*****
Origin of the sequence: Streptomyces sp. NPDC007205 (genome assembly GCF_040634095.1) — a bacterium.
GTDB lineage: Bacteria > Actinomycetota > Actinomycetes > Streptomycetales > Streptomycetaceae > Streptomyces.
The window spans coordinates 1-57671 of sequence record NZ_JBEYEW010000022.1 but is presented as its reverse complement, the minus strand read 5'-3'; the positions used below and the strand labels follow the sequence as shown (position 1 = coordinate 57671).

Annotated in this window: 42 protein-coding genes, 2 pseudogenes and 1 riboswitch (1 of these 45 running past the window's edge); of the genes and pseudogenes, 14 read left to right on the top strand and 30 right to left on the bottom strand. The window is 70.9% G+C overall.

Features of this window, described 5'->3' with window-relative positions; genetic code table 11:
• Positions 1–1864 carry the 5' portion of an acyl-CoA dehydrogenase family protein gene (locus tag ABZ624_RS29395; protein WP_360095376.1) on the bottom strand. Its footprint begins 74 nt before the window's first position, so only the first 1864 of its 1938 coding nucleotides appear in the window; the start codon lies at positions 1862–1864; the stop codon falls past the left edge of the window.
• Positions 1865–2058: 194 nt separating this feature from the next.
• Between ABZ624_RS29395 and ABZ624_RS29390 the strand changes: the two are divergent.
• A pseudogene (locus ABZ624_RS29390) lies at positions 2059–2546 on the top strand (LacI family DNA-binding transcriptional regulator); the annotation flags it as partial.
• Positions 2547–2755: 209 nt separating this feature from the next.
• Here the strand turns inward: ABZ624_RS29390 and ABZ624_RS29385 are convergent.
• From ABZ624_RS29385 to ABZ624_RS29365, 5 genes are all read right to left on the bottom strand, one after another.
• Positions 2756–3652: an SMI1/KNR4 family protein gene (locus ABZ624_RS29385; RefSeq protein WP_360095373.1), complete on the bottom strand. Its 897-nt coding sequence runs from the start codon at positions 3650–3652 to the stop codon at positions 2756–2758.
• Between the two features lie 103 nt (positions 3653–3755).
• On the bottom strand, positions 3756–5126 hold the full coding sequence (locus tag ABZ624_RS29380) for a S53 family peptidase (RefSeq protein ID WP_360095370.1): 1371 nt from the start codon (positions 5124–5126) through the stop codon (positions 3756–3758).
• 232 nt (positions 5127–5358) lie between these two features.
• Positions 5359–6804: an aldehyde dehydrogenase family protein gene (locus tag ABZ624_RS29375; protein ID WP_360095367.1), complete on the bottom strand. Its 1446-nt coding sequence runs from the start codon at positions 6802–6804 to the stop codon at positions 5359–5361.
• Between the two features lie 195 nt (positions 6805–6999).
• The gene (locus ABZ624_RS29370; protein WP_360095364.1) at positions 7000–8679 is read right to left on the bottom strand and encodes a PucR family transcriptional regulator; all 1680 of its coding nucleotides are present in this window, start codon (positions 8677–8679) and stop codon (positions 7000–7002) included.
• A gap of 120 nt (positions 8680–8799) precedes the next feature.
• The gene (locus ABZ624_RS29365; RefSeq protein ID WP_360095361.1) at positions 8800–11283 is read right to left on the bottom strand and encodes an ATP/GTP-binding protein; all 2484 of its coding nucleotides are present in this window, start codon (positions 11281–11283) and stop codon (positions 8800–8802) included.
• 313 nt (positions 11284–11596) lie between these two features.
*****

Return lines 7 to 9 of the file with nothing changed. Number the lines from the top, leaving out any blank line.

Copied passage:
• Positions 1865–2058: 194 nt separating this feature from the next.
• Between ABZ624_RS29395 and ABZ624_RS29390 the strand changes: the two are divergent.
• A pseudogene (locus ABZ624_RS29390) lies at positions 2059–2546 on the top strand (LacI family DNA-binding transcriptional regulator); the annotation flags it as partial.